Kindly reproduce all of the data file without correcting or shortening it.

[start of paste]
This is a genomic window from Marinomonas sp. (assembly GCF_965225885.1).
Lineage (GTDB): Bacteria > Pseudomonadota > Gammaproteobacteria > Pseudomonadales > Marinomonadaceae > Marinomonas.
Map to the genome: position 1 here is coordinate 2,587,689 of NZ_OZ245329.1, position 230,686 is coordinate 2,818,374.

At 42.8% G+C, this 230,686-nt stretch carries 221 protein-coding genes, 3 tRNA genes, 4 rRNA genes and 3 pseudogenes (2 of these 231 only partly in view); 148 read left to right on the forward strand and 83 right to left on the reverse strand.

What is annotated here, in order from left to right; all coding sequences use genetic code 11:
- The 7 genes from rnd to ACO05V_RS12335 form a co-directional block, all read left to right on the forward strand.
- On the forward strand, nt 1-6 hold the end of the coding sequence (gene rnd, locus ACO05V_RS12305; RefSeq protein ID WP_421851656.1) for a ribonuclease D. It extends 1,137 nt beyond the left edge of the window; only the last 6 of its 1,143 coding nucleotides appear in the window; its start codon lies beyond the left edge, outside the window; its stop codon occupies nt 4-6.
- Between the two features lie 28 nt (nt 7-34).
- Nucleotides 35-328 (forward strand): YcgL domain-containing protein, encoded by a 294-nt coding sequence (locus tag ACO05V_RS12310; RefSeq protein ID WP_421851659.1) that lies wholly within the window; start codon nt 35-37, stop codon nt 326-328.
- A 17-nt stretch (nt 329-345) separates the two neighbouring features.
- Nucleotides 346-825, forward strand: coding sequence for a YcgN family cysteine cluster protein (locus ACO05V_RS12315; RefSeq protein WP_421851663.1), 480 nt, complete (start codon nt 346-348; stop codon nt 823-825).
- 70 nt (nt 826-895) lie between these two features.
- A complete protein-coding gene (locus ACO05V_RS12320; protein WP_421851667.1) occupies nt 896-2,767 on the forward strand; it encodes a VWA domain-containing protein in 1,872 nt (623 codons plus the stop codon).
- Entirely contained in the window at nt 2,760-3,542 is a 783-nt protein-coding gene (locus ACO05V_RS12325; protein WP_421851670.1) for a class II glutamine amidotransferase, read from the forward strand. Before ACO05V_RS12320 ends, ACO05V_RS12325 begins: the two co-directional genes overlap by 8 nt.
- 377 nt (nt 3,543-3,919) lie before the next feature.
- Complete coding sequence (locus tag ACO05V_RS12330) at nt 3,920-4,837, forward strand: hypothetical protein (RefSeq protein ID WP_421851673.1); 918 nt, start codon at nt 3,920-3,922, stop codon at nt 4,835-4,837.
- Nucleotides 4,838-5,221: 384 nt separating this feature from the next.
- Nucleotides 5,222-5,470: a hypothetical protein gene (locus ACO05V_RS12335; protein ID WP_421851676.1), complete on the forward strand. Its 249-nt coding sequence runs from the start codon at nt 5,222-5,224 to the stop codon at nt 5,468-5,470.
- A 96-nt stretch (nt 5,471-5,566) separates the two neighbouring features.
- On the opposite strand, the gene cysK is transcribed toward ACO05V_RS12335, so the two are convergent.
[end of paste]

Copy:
This is a genomic window from Marinomonas sp. (assembly GCF_965225885.1).
Lineage (GTDB): Bacteria > Pseudomonadota > Gammaproteobacteria > Pseudomonadales > Marinomonadaceae > Marinomonas.
Map to the genome: position 1 here is coordinate 2,587,689 of NZ_OZ245329.1, position 230,686 is coordinate 2,818,374.

At 42.8% G+C, this 230,686-nt stretch carries 221 protein-coding genes, 3 tRNA genes, 4 rRNA genes and 3 pseudogenes (2 of these 231 only partly in view); 148 read left to right on the forward strand and 83 right to left on the reverse strand.

What is annotated here, in order from left to right; all coding sequences use genetic code 11:
- The 7 genes from rnd to ACO05V_RS12335 form a co-directional block, all read left to right on the forward strand.
- On the forward strand, nt 1-6 hold the end of the coding sequence (gene rnd, locus ACO05V_RS12305; RefSeq protein ID WP_421851656.1) for a ribonuclease D. It extends 1,137 nt beyond the left edge of the window; only the last 6 of its 1,143 coding nucleotides appear in the window; its start codon lies beyond the left edge, outside the window; its stop codon occupies nt 4-6.
- Between the two features lie 28 nt (nt 7-34).
- Nucleotides 35-328 (forward strand): YcgL domain-containing protein, encoded by a 294-nt coding sequence (locus tag ACO05V_RS12310; RefSeq protein ID WP_421851659.1) that lies wholly within the window; start codon nt 35-37, stop codon nt 326-328.
- A 17-nt stretch (nt 329-345) separates the two neighbouring features.
- Nucleotides 346-825, forward strand: coding sequence for a YcgN family cysteine cluster protein (locus ACO05V_RS12315; RefSeq protein WP_421851663.1), 480 nt, complete (start codon nt 346-348; stop codon nt 823-825).
- 70 nt (nt 826-895) lie between these two features.
- A complete protein-coding gene (locus ACO05V_RS12320; protein WP_421851667.1) occupies nt 896-2,767 on the forward strand; it encodes a VWA domain-containing protein in 1,872 nt (623 codons plus the stop codon).
- Entirely contained in the window at nt 2,760-3,542 is a 783-nt protein-coding gene (locus ACO05V_RS12325; protein WP_421851670.1) for a class II glutamine amidotransferase, read from the forward strand. Before ACO05V_RS12320 ends, ACO05V_RS12325 begins: the two co-directional genes overlap by 8 nt.
- 377 nt (nt 3,543-3,919) lie before the next feature.
- Complete coding sequence (locus tag ACO05V_RS12330) at nt 3,920-4,837, forward strand: hypothetical protein (RefSeq protein ID WP_421851673.1); 918 nt, start codon at nt 3,920-3,922, stop codon at nt 4,835-4,837.
- Nucleotides 4,838-5,221: 384 nt separating this feature from the next.
- Nucleotides 5,222-5,470: a hypothetical protein gene (locus ACO05V_RS12335; protein ID WP_421851676.1), complete on the forward strand. Its 249-nt coding sequence runs from the start codon at nt 5,222-5,224 to the stop codon at nt 5,468-5,470.
- A 96-nt stretch (nt 5,471-5,566) separates the two neighbouring features.
- On the opposite strand, the gene cysK is transcribed toward ACO05V_RS12335, so the two are convergent.